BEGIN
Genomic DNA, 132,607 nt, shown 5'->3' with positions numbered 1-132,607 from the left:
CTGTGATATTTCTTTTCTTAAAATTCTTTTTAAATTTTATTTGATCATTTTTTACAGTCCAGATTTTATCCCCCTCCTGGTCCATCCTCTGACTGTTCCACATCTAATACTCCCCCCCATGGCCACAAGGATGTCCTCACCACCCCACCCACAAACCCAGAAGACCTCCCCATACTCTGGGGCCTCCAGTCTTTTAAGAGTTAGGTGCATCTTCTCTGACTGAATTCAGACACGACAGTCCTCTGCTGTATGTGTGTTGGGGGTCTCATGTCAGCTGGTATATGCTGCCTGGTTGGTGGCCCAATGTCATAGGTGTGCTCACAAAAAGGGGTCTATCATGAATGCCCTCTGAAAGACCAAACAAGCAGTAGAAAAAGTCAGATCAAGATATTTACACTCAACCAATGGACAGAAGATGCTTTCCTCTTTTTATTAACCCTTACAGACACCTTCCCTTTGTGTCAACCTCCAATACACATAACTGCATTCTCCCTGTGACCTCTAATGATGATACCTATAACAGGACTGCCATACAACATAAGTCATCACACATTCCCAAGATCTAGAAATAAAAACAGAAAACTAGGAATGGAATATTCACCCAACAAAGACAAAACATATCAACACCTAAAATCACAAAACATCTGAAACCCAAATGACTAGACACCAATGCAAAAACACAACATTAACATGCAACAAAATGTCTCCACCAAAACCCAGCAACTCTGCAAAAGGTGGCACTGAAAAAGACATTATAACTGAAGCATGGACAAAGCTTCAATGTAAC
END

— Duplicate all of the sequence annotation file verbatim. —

Genomic DNA, 132,607 nt, shown 5'->3' with positions numbered 1-132,607 from the left:
CTGTGATATTTCTTTTCTTAAAATTCTTTTTAAATTTTATTTGATCATTTTTTACAGTCCAGATTTTATCCCCCTCCTGGTCCATCCTCTGACTGTTCCACATCTAATACTCCCCCCCATGGCCACAAGGATGTCCTCACCACCCCACCCACAAACCCAGAAGACCTCCCCATACTCTGGGGCCTCCAGTCTTTTAAGAGTTAGGTGCATCTTCTCTGACTGAATTCAGACACGACAGTCCTCTGCTGTATGTGTGTTGGGGGTCTCATGTCAGCTGGTATATGCTGCCTGGTTGGTGGCCCAATGTCATAGGTGTGCTCACAAAAAGGGGTCTATCATGAATGCCCTCTGAAAGACCAAACAAGCAGTAGAAAAAGTCAGATCAAGATATTTACACTCAACCAATGGACAGAAGATGCTTTCCTCTTTTTATTAACCCTTACAGACACCTTCCCTTTGTGTCAACCTCCAATACACATAACTGCATTCTCCCTGTGACCTCTAATGATGATACCTATAACAGGACTGCCATACAACATAAGTCATCACACATTCCCAAGATCTAGAAATAAAAACAGAAAACTAGGAATGGAATATTCACCCAACAAAGACAAAACATATCAACACCTAAAATCACAAAACATCTGAAACCCAAATGACTAGACACCAATGCAAAAACACAACATTAACATGCAACAAAATGTCTCCACCAAAACCCAGCAACTCTGCAAAAGGTGGCACTGAAAAAGACATTATAACTGAAGCATGGACAAAGCTTCAATGTAAC